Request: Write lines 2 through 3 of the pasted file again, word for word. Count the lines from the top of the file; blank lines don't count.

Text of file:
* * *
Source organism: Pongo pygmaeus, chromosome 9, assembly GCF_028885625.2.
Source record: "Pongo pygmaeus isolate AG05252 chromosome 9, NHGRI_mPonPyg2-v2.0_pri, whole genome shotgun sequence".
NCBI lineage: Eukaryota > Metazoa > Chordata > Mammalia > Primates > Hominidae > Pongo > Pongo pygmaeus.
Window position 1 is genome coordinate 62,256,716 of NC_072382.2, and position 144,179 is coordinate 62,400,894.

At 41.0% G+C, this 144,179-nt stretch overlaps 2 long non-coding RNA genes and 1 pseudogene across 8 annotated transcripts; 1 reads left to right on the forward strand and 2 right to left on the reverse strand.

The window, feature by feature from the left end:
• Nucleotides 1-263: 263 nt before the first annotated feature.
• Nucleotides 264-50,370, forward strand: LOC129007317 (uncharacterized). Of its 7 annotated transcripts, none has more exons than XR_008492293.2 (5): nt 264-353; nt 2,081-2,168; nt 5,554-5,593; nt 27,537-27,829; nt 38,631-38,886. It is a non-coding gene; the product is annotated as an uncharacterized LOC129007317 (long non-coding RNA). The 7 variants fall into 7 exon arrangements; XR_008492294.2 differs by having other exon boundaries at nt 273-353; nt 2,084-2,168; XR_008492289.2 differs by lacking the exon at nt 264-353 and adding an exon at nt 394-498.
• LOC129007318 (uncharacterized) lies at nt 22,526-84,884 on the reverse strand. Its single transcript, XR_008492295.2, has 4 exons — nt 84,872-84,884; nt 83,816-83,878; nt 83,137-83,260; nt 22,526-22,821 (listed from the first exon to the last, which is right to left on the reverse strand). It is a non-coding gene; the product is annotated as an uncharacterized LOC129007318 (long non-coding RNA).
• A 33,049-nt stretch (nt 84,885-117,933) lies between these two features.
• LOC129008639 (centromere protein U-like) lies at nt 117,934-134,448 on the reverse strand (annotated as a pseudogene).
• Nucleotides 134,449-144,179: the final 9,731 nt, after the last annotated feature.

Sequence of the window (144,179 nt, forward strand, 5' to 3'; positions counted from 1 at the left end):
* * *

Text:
Source record: "Pongo pygmaeus isolate AG05252 chromosome 9, NHGRI_mPonPyg2-v2.0_pri, whole genome shotgun sequence".
NCBI lineage: Eukaryota > Metazoa > Chordata > Mammalia > Primates > Hominidae > Pongo > Pongo pygmaeus.